Two "Stator" Bottles

Glue large sheets of foil around the entire center areas of both of the two 'stator' bottles, leaving a 2 in. foil-free space at the bottoms. The bottom must remain clear of foil, and no foil on these bottles should come close to touching the wooden base or close to any duct tape you might use to connect the stator bottles to the base.

Commutator "brush" wires

The commutators (or "brushes") are pieces of heavy wire or coathanger 8in long, each attached to a stator bottle, and each extending sideways so their ends are very near (but not touching) the rotor bottle surface. After attaching them to the bottles, bend the tips so they point towards the surface of the rotor bottle. See the diagram and photos.

I attached them to the stator bottles by bending the wire ends into an S-shape and embedding the S-shaped part in silicone caulk on the foil bottles. After the glue sets, the remaining short ends of each S-shape should be bent so they make solid contact with the bottle's foil. Don't let the silicone insulate the wire from the foil, because the stator foil and the commutator wire must both be electrically connected to one of the power supply terminals.

Attaching the Stator Bottles

Attach the two stator bottles to the plank so they are spaced about 1/2" from the rotor bottle. I used nuts and bolts through the bottoms, which allowed me to rotate the bottles a bit for easy adjustment of the spacing between the commutator wire tips and the center bottle. (Yes, it was really hard to position the bolts inside the bottles!)

If you use tape to attach the stator bottles, make sure it DOES NOT reach up to contact the foil. Duct tape, masking tape and wood are slightly conductive, and when the humidity is high, they can provide an unwanted leakage path to ground, preventing motor operation.

The Bearing

The metal-cap-with-dimple bearing is pretty crude. I improved it by obtaining a 1/4" diameter test tube, cutting the bottom 1/2" off it (by nicking with a file and snapping by hand with gloves.) This I glued into the exact center of the bottlecap. The sharpened rod spun nicely against the glass. Avoid dropping the center bottle suddenly down onto the metal rod, or the sharp point will shatter the glass bearing.

Mark Kinsler has a better suggestion: use a bottle with a plastic cap, and screw a short sheet-rock screw through it so the point of the screw extends downwards into the bottle. Now use a wooden rod instead of a metal one, and screw a small phillips-head screw into the end of the rod. Place the bottle on the wooden rod so that the point of the sheet-rock screw rides in the head of the screw at the top of the wooden rod. He mentions that the slightest air current will make this bottle turn.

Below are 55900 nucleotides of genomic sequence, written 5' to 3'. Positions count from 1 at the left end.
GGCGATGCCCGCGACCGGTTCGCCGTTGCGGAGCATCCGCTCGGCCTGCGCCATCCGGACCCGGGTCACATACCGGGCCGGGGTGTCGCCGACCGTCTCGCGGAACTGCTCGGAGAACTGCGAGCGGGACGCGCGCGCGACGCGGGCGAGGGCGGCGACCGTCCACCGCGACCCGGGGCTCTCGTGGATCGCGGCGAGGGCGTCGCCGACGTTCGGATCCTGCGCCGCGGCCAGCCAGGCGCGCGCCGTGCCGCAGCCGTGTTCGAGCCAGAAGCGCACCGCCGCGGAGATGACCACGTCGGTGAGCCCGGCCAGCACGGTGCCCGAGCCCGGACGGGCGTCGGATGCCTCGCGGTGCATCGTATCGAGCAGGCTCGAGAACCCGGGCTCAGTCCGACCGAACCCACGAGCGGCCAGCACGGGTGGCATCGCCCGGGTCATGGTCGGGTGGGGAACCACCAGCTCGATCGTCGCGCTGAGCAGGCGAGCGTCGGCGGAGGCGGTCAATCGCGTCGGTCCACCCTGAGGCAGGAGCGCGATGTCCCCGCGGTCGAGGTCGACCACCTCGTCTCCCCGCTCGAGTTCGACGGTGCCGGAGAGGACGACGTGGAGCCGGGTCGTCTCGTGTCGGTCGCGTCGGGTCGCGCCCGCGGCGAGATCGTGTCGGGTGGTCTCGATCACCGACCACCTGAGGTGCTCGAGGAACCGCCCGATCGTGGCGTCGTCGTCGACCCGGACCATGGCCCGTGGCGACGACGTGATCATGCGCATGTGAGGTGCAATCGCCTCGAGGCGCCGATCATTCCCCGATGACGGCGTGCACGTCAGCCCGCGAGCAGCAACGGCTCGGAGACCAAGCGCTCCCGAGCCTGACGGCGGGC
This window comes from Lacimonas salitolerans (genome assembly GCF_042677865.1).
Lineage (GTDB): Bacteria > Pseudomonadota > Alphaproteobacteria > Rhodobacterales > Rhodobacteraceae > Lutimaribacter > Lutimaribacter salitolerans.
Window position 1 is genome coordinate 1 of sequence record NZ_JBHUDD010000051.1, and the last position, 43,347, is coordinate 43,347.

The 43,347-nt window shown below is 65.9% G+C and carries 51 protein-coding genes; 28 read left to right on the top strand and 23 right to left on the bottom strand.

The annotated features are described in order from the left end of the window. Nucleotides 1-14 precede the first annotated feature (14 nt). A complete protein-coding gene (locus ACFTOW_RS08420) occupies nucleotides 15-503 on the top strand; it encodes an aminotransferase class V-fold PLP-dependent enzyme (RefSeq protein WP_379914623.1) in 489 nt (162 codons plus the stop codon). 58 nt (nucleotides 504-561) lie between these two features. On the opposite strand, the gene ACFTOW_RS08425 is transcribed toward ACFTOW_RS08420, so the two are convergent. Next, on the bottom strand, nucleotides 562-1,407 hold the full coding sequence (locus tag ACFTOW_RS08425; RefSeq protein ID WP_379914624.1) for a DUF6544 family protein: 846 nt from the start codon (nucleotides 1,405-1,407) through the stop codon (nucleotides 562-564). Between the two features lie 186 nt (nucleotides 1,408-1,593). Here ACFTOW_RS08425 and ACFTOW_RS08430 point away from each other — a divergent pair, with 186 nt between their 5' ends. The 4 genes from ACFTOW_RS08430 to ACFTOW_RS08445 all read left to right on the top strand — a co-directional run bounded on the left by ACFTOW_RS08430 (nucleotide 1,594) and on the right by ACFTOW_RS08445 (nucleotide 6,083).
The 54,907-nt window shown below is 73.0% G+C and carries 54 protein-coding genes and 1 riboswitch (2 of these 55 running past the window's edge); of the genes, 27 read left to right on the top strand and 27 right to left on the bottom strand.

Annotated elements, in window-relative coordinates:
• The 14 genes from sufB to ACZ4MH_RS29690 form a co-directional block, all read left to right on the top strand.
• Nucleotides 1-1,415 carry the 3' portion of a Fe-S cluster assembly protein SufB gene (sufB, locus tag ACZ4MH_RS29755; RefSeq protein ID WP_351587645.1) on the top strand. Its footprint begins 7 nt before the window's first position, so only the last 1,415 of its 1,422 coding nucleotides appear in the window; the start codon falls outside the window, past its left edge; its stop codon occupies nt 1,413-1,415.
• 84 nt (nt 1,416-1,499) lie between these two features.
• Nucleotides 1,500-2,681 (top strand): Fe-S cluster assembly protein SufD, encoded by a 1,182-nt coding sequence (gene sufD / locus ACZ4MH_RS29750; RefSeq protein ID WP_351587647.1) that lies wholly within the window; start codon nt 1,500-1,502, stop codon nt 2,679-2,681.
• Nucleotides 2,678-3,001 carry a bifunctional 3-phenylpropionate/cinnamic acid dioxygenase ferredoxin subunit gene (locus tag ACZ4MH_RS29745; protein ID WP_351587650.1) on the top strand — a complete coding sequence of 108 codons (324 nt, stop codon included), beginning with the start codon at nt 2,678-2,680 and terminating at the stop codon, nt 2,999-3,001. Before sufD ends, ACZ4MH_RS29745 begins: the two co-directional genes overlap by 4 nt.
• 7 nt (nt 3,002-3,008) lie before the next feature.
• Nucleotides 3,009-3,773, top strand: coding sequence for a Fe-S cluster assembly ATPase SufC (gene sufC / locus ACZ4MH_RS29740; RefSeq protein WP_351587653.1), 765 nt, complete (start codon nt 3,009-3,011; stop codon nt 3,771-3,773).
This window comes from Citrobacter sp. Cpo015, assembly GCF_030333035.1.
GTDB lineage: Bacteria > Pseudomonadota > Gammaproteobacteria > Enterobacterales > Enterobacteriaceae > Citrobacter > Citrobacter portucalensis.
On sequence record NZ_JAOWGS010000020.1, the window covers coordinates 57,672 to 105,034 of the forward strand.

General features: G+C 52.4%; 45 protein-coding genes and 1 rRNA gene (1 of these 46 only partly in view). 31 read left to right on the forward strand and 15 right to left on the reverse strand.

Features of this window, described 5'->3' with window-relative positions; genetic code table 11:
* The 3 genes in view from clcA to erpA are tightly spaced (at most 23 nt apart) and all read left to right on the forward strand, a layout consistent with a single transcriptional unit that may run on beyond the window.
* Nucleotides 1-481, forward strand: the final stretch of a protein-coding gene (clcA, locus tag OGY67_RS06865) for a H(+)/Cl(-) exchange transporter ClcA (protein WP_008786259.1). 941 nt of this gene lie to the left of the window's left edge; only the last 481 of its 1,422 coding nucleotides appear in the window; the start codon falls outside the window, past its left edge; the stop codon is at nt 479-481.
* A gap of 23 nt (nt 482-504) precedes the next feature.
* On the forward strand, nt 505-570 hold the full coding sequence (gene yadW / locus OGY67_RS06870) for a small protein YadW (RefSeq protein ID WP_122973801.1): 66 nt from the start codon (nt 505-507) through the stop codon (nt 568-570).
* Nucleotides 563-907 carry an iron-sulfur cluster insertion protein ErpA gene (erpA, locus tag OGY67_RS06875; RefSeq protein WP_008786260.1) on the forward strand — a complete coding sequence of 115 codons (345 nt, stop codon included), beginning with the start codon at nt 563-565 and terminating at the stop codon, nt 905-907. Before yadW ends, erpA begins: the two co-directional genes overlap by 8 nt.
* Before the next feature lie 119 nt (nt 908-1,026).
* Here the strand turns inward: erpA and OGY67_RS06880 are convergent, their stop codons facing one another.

If it doesn't work: BOTTLE MOTOR DEBUGGING

It takes more than 5,000 volts to operate this motor. This source of voltage is available from "static electric" sources. Try the generators linked at the top of this webpage, especially the Van de Graaff generator. If you don't have access to a Van de Graaff, try the "TV SCREEN" electrostatic generator.

[Animation: pos and neg blocks on the sides, spinning 3-lobed rotor turns red or blue as it touches communators]
Animation made by Don Bangert

Any power supply will have two output terminals (although one terminal might be invisibly connected to ground.) The positive lead must connect to one stator-bottle's foil and commutator wire, while the negative lead goes to the other. If you use a Van de Graaff machine, use tape and bare wire to connect the foil on one stator bottle to the upper sphere, and connect the foil on the other bottle to the generator's metal base.

If your source of high voltage has just one output wire, then its missing wire is actually connected to ground internally. In this case connect the output wire to the foil on one bottle, and connect the foil on other bottle to electrical ground. Electrical ground can be found in many places, for example, use a metal faucet, metal sink, or the metal screw on the cover plate of a light switch or electric outlet. In a pinch you can use a metal tabletop for "ground", or use a few feet of aluminum foil layed on the floor, or even touch the other bottle with your finger to provide a crude ground-path out through your feet.